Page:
Two recent issues included articles from Dr. Jane Williams-Hogan thatshe regarded as the historical context for the monograph included inthis issue: “The Philosophical Context of Swedenborg—Reason and Faith,Faith and Reason—A Human Project” Part I, (July–December, 2012, pp.325–369) and Part II, (January–June, 2013, pp. 379–411). This issue isdevoted to “Swedenborg’s Philosophic Project—Reconciling Reason andFaith” that will serve as the basis for the chapter on Swedenborg’s philosophyin the biography “Emanuel Swedenborg, Eyewitness to the Apocalypse:The Making of a Modern Visionary.”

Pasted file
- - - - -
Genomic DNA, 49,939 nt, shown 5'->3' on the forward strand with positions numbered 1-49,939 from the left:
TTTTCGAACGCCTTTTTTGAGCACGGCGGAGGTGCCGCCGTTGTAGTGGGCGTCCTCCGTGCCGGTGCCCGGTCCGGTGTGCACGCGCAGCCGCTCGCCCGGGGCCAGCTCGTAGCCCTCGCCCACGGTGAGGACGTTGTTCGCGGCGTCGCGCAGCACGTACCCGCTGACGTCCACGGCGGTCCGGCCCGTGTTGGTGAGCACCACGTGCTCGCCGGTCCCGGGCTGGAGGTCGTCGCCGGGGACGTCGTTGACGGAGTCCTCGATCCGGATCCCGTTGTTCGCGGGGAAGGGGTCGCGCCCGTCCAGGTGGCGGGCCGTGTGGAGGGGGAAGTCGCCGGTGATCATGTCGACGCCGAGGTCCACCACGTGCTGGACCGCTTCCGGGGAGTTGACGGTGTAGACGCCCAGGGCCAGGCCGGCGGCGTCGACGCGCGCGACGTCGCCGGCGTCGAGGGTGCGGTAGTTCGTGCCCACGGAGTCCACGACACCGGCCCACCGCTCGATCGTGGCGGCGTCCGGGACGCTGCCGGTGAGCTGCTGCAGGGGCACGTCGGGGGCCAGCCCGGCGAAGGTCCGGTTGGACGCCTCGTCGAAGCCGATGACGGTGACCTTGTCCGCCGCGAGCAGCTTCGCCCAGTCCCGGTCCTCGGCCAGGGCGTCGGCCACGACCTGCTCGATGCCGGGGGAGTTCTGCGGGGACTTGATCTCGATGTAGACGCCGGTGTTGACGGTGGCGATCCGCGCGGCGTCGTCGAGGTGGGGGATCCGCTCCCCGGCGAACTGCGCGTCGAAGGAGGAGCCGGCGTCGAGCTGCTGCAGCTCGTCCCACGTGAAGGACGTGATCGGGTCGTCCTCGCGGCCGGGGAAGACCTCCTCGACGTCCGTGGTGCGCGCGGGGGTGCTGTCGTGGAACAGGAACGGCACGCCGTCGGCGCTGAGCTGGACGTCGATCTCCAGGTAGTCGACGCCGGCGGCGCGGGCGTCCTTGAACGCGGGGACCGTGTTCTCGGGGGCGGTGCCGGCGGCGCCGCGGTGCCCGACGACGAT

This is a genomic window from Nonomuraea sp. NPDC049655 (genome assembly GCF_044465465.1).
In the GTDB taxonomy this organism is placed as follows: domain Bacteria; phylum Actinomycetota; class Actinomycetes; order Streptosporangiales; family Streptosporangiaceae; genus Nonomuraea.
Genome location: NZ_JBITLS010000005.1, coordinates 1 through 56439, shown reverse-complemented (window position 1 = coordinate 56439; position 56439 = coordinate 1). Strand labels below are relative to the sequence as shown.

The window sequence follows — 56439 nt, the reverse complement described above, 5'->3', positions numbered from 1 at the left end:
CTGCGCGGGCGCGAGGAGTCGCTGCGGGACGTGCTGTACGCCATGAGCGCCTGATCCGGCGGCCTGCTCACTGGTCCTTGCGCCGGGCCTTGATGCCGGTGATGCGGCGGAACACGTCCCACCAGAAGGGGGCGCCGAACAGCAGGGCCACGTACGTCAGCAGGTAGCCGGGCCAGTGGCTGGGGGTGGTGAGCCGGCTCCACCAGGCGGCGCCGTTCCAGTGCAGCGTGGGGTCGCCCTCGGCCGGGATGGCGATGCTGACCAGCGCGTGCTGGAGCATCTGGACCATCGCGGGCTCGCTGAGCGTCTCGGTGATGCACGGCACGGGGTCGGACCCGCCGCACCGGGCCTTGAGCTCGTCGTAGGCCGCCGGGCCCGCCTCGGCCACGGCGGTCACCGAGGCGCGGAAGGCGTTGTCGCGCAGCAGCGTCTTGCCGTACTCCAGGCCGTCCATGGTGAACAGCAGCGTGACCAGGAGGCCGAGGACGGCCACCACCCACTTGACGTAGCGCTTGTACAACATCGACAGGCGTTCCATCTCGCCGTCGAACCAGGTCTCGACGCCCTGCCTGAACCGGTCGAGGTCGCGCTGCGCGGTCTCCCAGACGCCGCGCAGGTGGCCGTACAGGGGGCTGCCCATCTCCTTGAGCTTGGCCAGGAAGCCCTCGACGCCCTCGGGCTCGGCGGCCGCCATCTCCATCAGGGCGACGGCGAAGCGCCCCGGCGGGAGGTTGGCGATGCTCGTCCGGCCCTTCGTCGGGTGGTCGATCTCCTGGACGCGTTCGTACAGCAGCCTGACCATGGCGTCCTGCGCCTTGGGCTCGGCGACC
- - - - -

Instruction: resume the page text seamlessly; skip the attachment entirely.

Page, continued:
This chapter is going to examine what will be called Swedenborg’sphilosophical project which includes four works: the first is The Principia,published in 1734; the second is The Infinite: The Final Cause of Creationwhich also included an essay on The Mechanism of the Operation of the Souland Body, also published in 1734; the third is The Dynamics of the Soul’sDomain, published in 1740–1741; and the fourth and final work is TheSoul’s Domain, published in 1744–1745.With regard to Swedenborg’s focus on ends or telos, it is clear thatthese works form a whole: they move from an examination of the processof creation starting from the first cause and the creation of the naturalworld, to an exploration of the existence of the Infinite, and then to thefinal cause of creation, which Swedenborg discovered is humanity itself.With regard to his focus on means, he developed principles or doctrineswhereby nature could be analyzed. In The Principia he offers threemethods: experience, geometry, and rationality. In his subsequent workson the soul, he adds an additional six: forms, orders and degrees, seriesand society, influx, correspondences and representations, and modifications.